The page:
Back then, it was a fresh idea, since many buyers found compact pickup trucks to be too small and full-size pickup trucks to be too large. Borrowing the logic from a children’s story, Dodge created a truck that it hoped buyers would find “just right,” and for many years the Dakota was a relative success.
Time marches on, and the Dakota has found itself a player without a niche in recent years. Compact trucks have grown in size, eliminating an advantage that the Dakota once held.
Worse, the market for compact pickups has declined steadily over the past decade, and now accounts for just five percent of new vehicle sales. In 2000, Dodge sold over 177,000 Dakota pickups, but in 2010 the renamed Ram division moved just 13,000 units.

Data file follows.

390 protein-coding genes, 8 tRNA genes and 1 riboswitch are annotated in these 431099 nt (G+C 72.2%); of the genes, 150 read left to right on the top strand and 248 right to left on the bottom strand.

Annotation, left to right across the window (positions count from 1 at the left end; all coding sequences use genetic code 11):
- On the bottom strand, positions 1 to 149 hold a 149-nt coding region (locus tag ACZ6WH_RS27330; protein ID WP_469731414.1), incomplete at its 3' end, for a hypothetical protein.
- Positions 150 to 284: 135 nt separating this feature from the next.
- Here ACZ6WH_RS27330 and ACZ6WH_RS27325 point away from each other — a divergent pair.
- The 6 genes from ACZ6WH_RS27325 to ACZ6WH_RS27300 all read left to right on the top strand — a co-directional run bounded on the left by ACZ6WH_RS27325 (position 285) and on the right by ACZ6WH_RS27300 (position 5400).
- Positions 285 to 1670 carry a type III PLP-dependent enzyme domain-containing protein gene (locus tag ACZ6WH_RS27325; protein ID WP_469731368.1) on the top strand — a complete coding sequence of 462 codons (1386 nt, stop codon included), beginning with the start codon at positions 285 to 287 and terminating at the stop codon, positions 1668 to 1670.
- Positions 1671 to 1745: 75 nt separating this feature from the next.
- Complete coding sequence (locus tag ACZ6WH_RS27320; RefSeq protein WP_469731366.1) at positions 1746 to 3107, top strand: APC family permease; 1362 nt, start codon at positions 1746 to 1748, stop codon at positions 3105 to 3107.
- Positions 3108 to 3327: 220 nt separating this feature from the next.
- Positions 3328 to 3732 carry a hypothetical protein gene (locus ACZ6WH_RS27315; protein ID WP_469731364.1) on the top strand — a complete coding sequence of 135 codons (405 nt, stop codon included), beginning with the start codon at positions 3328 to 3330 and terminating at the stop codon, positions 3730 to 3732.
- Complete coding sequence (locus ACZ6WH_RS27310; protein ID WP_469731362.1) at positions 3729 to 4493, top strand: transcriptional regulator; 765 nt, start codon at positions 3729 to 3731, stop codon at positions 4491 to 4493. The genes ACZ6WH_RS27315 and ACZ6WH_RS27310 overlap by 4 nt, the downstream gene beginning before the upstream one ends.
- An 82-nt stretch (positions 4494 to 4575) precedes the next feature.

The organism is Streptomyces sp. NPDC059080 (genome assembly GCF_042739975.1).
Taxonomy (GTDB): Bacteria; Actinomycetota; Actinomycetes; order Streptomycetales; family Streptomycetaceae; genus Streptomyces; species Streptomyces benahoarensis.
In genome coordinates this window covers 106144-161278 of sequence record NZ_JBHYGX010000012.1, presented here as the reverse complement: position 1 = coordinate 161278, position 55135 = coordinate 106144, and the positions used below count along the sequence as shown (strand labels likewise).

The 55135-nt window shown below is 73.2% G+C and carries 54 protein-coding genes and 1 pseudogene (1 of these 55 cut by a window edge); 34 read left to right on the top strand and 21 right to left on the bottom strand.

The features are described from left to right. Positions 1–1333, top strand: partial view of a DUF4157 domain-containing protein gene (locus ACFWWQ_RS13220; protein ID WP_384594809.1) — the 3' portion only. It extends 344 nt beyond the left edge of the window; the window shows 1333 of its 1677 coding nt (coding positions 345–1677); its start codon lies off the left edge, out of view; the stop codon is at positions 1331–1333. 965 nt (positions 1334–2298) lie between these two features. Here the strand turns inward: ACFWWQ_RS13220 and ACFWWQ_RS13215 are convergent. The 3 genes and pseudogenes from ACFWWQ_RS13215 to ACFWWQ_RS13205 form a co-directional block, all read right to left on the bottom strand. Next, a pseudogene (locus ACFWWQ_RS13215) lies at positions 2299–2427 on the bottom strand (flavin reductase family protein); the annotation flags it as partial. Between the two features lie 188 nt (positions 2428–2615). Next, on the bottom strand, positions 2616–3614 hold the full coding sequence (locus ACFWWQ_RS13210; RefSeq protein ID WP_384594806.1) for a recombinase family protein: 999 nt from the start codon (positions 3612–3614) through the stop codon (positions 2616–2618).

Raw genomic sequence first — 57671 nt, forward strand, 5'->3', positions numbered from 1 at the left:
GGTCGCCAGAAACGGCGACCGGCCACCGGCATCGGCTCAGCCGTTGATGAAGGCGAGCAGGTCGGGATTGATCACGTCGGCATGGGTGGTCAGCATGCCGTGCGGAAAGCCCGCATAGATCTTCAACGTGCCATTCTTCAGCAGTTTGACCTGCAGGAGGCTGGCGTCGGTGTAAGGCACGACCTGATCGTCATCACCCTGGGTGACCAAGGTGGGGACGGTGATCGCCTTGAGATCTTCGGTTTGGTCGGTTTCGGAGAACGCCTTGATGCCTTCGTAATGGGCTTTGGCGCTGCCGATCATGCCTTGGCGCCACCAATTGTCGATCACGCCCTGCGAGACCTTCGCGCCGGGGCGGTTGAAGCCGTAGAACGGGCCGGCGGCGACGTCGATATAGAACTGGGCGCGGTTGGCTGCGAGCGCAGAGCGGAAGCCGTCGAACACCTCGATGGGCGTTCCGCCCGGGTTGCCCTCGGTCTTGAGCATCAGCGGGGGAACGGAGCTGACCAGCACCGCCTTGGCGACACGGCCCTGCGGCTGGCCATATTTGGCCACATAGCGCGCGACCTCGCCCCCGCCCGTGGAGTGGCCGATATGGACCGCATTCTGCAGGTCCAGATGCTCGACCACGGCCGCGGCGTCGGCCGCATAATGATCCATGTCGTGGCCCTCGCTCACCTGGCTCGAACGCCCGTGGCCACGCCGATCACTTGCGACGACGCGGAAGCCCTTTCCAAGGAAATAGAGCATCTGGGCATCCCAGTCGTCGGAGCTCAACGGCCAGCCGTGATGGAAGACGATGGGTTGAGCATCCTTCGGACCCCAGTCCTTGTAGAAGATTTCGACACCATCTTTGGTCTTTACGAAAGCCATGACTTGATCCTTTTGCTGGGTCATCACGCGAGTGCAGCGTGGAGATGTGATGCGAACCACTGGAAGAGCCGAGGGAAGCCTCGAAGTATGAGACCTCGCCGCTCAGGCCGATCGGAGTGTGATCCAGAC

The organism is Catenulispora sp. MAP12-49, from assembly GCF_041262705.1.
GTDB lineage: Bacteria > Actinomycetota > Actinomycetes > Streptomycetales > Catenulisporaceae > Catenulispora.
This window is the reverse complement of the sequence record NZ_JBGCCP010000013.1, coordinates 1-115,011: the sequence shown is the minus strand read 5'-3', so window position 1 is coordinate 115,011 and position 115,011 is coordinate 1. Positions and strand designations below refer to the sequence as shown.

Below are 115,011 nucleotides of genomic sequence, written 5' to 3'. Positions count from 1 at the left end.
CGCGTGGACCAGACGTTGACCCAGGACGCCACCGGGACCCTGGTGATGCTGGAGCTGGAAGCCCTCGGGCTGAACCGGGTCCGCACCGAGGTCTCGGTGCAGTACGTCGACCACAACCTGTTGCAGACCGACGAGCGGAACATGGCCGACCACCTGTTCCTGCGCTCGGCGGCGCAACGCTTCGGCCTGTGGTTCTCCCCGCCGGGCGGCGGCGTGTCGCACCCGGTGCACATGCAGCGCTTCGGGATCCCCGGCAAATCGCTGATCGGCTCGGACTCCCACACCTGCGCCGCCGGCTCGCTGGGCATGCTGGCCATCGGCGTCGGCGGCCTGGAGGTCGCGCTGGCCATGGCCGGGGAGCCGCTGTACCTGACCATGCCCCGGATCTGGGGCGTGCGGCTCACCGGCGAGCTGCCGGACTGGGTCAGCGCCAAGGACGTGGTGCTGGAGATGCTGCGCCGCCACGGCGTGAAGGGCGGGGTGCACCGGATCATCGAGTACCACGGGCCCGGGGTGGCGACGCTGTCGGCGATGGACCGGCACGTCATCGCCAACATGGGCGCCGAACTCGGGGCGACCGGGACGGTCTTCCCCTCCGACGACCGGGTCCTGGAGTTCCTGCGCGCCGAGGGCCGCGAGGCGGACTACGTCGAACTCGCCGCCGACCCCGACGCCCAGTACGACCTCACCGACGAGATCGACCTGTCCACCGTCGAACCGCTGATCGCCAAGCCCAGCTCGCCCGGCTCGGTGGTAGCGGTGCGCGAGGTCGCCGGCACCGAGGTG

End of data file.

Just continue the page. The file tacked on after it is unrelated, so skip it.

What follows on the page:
As industry analyst Jim Hall summed it up, “The tooling was paid off, but volumes got sub-critical.”
Perhaps the final nail in the Dakota’s coffin was this year’s price cut on the full-size 2011 Ram 1500, which makes the newer, full-size Ram cheaper than the smaller and older Dakota. The last 2011 Ram Dakota pickup will roll off of the line at Chrysler’s Warren Truck Plant on Tuesday, August 23.
The future of the workers building the Dakota remains up in the air. Thirty-nine temporary workers have already been laid off, and the UAW believes that number could ultimately reach 150. Chrysler has plans for a car-based “lifestyle vehicle” for the Ram brand, but neither a production location nor a production start date are known at this time.
The 2011 Ram Dakota becomes the second familiar vehicle to be killed off this week, joining the 2011 Mazda RX-8 in the great automotive showroom in the sky.